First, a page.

The death care industry bore the weight of every COVID-19 death, every grieving family and every burial, with as much care and dignity as possible. The death care industry carries out the necessary public health responsibility of disposing of deceased remains while containing the possibility of further contamination or infection. The industry is also responsible for mitigating the grief of loved ones who have lost someone to COVID-19, which they did with diminishing resources and negligible governmental support or public sector acknowledgment. 

The death care industry’s COVID-19 response as a public health partner and the single source solution at the end of life in an extreme death event defines the industry as an emergency response partner. It warrants the same protections and benefits as other emergency response workers. The COVID pandemic and the wake of its aftermath devastated the public safety workforce, Healthcare providers, third responders and their families. The face of devastation appeared as alcoholism, drug addiction, loss of employment, depression and many times, suicide.

The survivalists are the ones that sought professional help early. The progressive agencies that had peer support programs in place before the pandemic gave their employees this chance at survival. Likened to the water cycle of life, in that water from a variety of water bodies evaporates, cools, condenses and returns to the earth as rain, so should the current policies that lacked actionable approaches towards mental fatigue, alcohol and drug abuse, depression and suicide return post-pandemic as a regenerated public health support system for all responders. The time to rethink, include and support the last responders is now. If nothing else, National First Responders Day is October 28, 2023. Commemorating all brave and selfless individuals, it seems fitting to also include our last responders. The resiliency of these exceptional workers is imperative to everyone, as it truly is a life-and-death situation.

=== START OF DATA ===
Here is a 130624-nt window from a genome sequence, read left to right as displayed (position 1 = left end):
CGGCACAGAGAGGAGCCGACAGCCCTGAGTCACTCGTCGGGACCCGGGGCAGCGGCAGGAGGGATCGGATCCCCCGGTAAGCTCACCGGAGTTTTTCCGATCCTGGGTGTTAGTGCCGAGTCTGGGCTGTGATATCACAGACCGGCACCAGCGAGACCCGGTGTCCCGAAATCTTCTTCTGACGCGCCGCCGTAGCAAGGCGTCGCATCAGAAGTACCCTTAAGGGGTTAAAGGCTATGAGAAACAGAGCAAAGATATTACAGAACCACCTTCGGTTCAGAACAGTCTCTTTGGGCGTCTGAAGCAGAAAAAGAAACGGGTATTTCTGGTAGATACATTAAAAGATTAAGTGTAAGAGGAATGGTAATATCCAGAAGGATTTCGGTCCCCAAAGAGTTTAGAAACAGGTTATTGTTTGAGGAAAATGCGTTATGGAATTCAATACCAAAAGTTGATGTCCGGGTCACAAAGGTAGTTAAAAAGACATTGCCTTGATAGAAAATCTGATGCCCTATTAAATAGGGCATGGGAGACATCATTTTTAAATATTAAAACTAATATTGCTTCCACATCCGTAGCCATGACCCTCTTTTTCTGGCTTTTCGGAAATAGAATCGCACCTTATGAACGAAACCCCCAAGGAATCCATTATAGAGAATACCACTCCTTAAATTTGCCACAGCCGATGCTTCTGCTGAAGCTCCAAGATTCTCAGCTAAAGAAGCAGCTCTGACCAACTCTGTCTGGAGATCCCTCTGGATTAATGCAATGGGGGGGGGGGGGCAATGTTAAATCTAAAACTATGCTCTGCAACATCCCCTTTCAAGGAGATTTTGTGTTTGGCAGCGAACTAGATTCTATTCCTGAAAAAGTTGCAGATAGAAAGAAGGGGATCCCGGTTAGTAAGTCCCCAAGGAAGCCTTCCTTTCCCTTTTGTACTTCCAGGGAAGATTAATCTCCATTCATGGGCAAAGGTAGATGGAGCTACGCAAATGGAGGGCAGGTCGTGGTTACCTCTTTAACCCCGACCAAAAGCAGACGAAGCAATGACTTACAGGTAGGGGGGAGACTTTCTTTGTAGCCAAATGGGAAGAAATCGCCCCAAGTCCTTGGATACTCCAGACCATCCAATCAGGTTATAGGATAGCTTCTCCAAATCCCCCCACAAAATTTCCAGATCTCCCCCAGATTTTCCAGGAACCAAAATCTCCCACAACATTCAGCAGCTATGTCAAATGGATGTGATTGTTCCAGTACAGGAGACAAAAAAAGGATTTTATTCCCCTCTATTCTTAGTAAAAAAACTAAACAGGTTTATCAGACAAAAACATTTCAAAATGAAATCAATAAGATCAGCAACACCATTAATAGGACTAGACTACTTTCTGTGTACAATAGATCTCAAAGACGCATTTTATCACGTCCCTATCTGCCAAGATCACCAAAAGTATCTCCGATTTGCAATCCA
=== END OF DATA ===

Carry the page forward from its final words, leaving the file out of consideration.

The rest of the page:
Author: Elaine Ahumada, DPA – Dr. Elaine Ahumada has been teaching Public Administration and Public Policy courses over the past twenty years. She is the Director of the Doctoral Program in Public Administration at California Baptist University and has extensive practitioner experience in non-profit consulting and serving on boards for regional non-profits in Southern California. [email protected]

Author: David Hernandez, DPA – Dr. David Hernandez, Battalion Chief (Retired), currently serves as an Adjunct Professor at California Baptist University teaching Public Administration. He has served over thirty years in the fire service. He retired in 2019 after transitioning the fire department back to the city of Victorville. [email protected]

Author: Brenda Threatt, DPA – Dr. Brenda Threatt currently works as the Director of the Veteran Resource Center at El Camino College. She has held positions managing organizations that serve homeless veterans and families. Additionally, she serves as a military chaplain with the California State Guard, and a chaplain for the Los Angeles County Probation Department.